When the solenoid is de-energized, the plunger returns inwardly, and the latch spring then relaxes. Since the plunger has returned to its at rest position, the latch returns to the upward at rest position.
When the cartridge, with the contents now removed, is reinserted into the holder, the curved lower rear corner of the cartridge upon insertion rides the latch pawl down, such that the pawl tip will be reinserted into the recess at the base of the cartridge whereby the cartridge is retained in its respective slot for ultimate restocking prior to is next use. Though of course, the contents could be used and replaced immediately into the cartridge prior to reinsertion of the cartridge into the module. An example of such would be the accession to a key to open a strong box. FIG. 10 illustrates the procedure to be followed during the course of the use of the dispenser of this invention. A user with a specific secure mode of access such as but not limited to the modes shown in box 221, utilizes the mode to send an electronic signal to a cartridge selector which is basically a computer to send a signal to release a specific selected cartridge, per box 223.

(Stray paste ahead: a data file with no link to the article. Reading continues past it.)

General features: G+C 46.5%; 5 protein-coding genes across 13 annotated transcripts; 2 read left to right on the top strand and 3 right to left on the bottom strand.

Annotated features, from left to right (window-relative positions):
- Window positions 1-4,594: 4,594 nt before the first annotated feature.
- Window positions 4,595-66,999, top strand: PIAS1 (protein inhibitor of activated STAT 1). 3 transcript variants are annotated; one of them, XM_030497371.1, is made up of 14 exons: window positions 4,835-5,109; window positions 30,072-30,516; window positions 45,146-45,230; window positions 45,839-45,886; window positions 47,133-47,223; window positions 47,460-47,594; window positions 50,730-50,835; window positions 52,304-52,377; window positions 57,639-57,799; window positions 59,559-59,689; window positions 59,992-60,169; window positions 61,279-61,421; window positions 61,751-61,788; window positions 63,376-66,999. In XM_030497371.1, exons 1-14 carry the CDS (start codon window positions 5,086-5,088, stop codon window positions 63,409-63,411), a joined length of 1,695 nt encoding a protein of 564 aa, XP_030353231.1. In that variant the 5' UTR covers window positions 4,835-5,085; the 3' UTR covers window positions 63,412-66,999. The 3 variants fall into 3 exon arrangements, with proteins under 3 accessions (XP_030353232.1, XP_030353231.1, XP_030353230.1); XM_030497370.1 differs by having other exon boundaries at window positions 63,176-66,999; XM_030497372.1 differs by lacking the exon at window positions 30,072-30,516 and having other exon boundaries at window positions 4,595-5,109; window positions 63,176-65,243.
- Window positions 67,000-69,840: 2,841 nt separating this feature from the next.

The cartridge is released for removal per box 225. The cartridge is released in a manner as is discussed elsewhere herein with respect to the discussion of FIG. 9. The user removes the small item contents of the cartridge, per box 2 27, and replaces the cartridge into its housing, box 229. An optional light or other indicia can signal the previous accession of the cartridge 231. The contents are now in the hands of the user, per box 233.
The logic to specifically select an individual cartridge or a next available cartridge are both within the skill of the art. Thus, two types of logic are within the scope of this invention. First, to sequentially select the next available filled cartridge within a module, when all of the cartridges contain like filling material, such as a key to a room, a debit card for a photocopier, etc. No true selectivity is defined. The analogy is to the taking of the next candy bar of the same variety as the previous candy bar.